Orissa won't stop at Odisha

Orissa won't stop at Odisha

According to these pro-changers, during the pre-independence period the British rulers had wrongly changed the English spelling and pronunciation of several of the state’s districts and towns for their own convenience. Hence, there is an urgent need to rectify the mistake.

It took more than a year to change the name of the state from Orissa to Odisha which has come into effect from November 1 with issuance of a gazette notification by the government of India. Earlier, a bill in this regard had been passed by both the houses of Parliament and subsequently it had also received the seal of approval of the President.

However, observers believe that it may be easier for the state government to effect the changes in the names of the districts and towns as the move will not require the sanctions of Parliament and the President. It can be done at the state level. Moreover, apart from the local people, the opposition parties in the state have also extended their support to the demand to change the names of the districts and towns. This has made the job easier for the state administration.

Supporting the change

Two important business hubs of the state - Cuttack in coastal Cuttack district and Berhampur in southern Odisha district of Ganjam - top the list of the pro-changers who have demanded that the former should be changed to ‘Kataka’ and the latter to ‘Bramhapur.’

 If the spelling of Cuutack town would be changed to Kataka then Cuttack district would automatically be known as the district of Kataka. The important coastal Odisha town, one of the oldest towns in the country (more than one thousand years to be precise) is also known as the erstwhile capital  of the eastern state. Apart from Cuttack, as many as 12 other districts in the state would have new English names if the state government accepts the name change demand.

 Two north Odisha districts - Keonjhar and Balasore - would be known as Kendujhar and Baleswar. Similarly, the names of two southern Odisha districts - Nowrangpur and Rayagara - would be changed to Nabarangpur and Rayagada. As many as five western districts - Nuapara, Deogarh, Bolangir, Sundergarh and Bargarh - may see their names changed to Nuapada, Debagada, Balangir, Sundargada and Baragada respectively.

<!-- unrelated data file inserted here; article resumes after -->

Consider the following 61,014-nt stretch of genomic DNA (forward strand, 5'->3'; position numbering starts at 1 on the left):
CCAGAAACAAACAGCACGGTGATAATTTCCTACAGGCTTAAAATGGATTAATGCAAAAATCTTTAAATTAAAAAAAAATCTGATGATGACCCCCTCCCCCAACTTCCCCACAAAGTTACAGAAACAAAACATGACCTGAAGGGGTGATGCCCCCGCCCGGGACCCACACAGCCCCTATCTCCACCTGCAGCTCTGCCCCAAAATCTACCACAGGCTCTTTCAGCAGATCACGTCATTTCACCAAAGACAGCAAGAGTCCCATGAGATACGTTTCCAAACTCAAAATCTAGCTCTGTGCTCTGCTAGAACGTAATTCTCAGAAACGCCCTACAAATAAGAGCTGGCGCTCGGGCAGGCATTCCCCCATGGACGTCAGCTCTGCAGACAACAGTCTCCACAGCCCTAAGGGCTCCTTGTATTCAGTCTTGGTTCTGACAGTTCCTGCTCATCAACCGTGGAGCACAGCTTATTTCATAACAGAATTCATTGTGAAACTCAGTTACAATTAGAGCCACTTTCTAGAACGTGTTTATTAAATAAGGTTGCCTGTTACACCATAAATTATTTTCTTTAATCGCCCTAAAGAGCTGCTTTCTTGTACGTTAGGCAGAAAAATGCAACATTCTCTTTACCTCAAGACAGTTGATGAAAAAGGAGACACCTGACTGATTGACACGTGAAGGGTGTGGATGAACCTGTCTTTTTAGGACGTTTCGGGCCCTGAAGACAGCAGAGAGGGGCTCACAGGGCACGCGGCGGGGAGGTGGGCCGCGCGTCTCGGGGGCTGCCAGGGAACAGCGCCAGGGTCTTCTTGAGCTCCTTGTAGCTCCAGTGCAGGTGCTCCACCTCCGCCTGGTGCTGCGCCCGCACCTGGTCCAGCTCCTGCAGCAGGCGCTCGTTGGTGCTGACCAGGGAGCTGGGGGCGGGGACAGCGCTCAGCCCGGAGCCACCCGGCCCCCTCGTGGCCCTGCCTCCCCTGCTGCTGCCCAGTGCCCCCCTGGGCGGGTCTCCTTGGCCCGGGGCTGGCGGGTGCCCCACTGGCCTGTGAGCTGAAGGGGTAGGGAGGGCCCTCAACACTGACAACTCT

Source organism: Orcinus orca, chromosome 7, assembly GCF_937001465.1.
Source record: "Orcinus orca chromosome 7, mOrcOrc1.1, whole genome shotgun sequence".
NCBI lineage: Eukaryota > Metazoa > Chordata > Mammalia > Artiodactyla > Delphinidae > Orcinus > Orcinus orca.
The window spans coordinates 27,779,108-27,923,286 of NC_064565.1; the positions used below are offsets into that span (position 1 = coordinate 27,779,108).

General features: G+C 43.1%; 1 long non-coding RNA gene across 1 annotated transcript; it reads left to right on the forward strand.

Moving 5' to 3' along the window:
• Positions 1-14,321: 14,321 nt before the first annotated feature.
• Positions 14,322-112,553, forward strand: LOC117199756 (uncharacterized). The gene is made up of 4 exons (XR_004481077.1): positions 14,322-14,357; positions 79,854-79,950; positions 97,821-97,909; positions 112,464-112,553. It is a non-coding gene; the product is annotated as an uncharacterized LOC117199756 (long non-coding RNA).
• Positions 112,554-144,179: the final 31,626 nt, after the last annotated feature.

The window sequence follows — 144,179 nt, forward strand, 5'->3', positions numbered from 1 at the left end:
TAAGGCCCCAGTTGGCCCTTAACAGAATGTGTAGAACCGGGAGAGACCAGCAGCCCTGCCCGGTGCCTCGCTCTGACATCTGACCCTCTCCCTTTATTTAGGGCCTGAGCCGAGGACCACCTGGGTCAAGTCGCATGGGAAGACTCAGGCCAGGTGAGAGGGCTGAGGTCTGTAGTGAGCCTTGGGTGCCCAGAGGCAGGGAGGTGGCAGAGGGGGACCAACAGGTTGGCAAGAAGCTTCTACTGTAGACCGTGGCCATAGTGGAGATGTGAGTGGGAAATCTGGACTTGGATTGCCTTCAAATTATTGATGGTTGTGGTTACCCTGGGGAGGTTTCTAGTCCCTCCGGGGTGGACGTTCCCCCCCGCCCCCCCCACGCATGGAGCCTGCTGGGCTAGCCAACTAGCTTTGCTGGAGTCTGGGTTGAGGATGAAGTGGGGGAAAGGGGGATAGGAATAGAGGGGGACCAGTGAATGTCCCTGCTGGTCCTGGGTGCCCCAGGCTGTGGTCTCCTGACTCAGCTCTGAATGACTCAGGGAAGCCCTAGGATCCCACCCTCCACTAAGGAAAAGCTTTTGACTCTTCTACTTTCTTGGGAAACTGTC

Like Cuttack, three other coastal districts - Kendrapara, Khurda and Nayagarh - would be known in English as Kendrapada, Khorda and Nayagada. State capital Bhubaneswar is part of Khurda district.

 According to socio-cultural organisations, there are also several sub-divisional and block headquarters towns whose English names are needed to be changed immediately. Prominent among them are Rairakhol in western Sambalpur district and Aul in coastal Kendrapara district. The English names of both the towns should be changed to Redhakhol and Alli respectively.

  Meanwhile, a debate is still on among the common people whether the decision to change the state’s name from Orissa to Odisha is correct or not. According to a section of the people, particularly younger lot, the state government should be concentrating more on core issues like eradication of poverty and availability of basic needs of the people such as health care, schools, electricity and roads. These basic amenities are still eluding majority of the people in the state. The name changing exercise is a costly and wasteful one which was not needed for a poor state like Odisha.

   It is true that with Orissa turning into Odisha the state exchequer would have to spend a lot of money to effect changes on several things which included change in the signboards and hoardings of office buildings, on the official uniforms of police and others, number plates of government vehicles as well as stationeries such as seals, writing pads and official files.

   However, there are many others who feel happy that at last the state’s name would be correctly spelled and pronounced, especially outside the state. They don’t mind the one time expenditure the state has to bear to throw away the ‘baggage’ of the British rule away permanently.